About 27% of college students reported being diagnosed with depression, according to the spring 2023 American College Health Association National College Health Assessment survey (1).
A recent study looked at how depression could be impacted by leisure time physical activity as the semester progresses (2).
Who was studied? (2)
488 1st and 2nd year college students
What was the studied?
- Depression was measured using the patient health questionnaire 9, a validated instrument to measure depression (3).
- Leisure time physical activity was measured using the Godin-Shephard Leisure Time Physical Activity Questionnaire (4)
- The key question asked was: “During a typical 7-day period (a week), how many times on average do you do the following kinds of exercise for more than 15 min during your free time?” and then they respond to PA intensity related statements:
- Vigorous-intensity LTPA (heart beats rapidly), such as running, soccer, vigorous swimming;
- Moderate-intensity LTPA (not exhausting), such as tennis, easy swimming, folk dancing; and
- Light-intensity LTPA (minimal effort), such as badminton, walking, yoga, bowling.
What were the results?
- The study found that increasing light-intensity LTPA could decrease the elevation in depressive symptoms over time, regardless of initial level, when also accounting for covariances.
- Surprisingly, vigorous and moderate intensity LTPA did not alter the depression slope as the semester progressed.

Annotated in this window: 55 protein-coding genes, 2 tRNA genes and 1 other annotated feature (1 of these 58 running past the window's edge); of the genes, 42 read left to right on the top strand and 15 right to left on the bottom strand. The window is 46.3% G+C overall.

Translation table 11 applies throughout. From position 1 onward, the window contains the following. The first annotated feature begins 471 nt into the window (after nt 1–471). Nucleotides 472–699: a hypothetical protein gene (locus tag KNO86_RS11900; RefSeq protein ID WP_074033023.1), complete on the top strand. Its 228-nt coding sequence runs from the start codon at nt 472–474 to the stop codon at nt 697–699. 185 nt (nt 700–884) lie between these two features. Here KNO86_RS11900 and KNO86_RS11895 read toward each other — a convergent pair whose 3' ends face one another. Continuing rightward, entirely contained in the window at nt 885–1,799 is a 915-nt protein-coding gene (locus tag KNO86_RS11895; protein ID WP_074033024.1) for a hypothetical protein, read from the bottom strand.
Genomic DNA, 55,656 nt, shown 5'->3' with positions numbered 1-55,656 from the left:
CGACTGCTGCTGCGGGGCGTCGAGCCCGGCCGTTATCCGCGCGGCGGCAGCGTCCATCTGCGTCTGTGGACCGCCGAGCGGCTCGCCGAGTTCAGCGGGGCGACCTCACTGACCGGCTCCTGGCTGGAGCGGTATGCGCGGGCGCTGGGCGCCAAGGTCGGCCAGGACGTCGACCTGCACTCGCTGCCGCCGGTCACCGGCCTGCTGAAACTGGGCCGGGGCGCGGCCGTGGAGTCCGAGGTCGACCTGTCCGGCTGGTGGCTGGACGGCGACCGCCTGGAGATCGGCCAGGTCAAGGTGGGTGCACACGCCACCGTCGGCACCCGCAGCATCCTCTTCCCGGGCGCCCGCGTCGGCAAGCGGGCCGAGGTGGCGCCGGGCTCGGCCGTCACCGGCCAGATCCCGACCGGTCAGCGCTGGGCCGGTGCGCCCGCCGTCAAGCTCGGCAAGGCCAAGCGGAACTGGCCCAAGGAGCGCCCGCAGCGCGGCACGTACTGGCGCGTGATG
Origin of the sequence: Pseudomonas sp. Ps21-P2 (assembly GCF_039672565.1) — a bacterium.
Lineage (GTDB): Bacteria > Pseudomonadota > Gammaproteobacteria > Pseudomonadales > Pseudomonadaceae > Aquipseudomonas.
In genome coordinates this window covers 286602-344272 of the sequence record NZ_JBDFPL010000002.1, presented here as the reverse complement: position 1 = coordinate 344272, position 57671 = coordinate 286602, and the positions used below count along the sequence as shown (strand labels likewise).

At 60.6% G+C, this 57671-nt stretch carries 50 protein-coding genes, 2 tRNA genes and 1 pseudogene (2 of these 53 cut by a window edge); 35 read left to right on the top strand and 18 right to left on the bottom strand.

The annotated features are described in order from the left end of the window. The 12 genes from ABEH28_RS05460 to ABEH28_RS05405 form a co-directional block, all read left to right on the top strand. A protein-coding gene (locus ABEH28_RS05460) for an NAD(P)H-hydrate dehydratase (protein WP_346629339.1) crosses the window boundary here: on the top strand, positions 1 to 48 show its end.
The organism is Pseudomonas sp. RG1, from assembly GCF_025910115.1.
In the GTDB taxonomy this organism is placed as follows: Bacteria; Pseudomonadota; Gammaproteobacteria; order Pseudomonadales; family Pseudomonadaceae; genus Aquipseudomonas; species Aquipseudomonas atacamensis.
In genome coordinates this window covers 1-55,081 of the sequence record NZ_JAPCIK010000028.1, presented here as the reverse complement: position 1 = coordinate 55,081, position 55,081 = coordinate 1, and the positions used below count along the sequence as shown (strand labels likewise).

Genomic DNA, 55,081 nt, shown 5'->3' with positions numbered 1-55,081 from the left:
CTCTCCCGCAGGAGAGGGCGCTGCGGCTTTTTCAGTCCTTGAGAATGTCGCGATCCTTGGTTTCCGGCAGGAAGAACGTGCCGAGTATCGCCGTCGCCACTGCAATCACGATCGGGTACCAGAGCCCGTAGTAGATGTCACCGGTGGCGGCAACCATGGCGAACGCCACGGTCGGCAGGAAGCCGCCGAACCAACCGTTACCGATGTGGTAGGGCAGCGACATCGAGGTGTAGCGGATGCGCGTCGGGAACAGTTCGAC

What are some caveats?
- This is 1 small study.
- Further research is needed.
- Study population was College students at a university in China, which may not generalize to students in other countries.
- Results relied on self report and may not match objective measures of activity.
- Your attitude towards leisure activities can impact mental health benefits of leisure activities. Read more here: https://u.osu.edu/emotionalfitness/2021/09/29/attitude-towards-leisure-and-impact-on-mental-health/
- Check out these other leisure activities that can benefit mental health. https://u.osu.edu/emotionalfitness/category/leisure/page/2/
- Check out RECESS event on October 10th for other leisure activities that could benefit mental health.
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Disclaimer: This article is intended to be informative only. It is advised that you check with your own physician/mental health provider before implementing any changes. With this article, the author is not rendering medical advice, nor diagnosing, prescribing, or treating any condition, or injury; and therefore claims no responsibility to any person or entity for any liability, loss, or injury caused directly or indirectly as a result of the use, application, or interpretation of the material presented.
- American College Health Association. American College Health Association-National College Health Assessment III: Reference Group Executive Summary Spring 2023. Silver Spring, MD: American College Health Association; 2023.
- BoShen , Gaoyuan Cui & Jin Bo (2023) How does change in leisure-time physical activity influence the growth trajectory of depressive symptoms in college students?, Journal of American College Health, DOI: 1080/07448481.2023.2252503
- Kroenke K, Spitzer RL, Williams JBW. The PHQ-9: validity of a brief depression severity measure. J Gen Intern Med. 2001;16(9):606–613. doi:10.1046/j.1525-1497.2001.016009606.x.
- Godin G, Shephard RJ. Godin leisure-time exercise questionnaire. Med Sci Sports Exerc. 1997;29:36–38.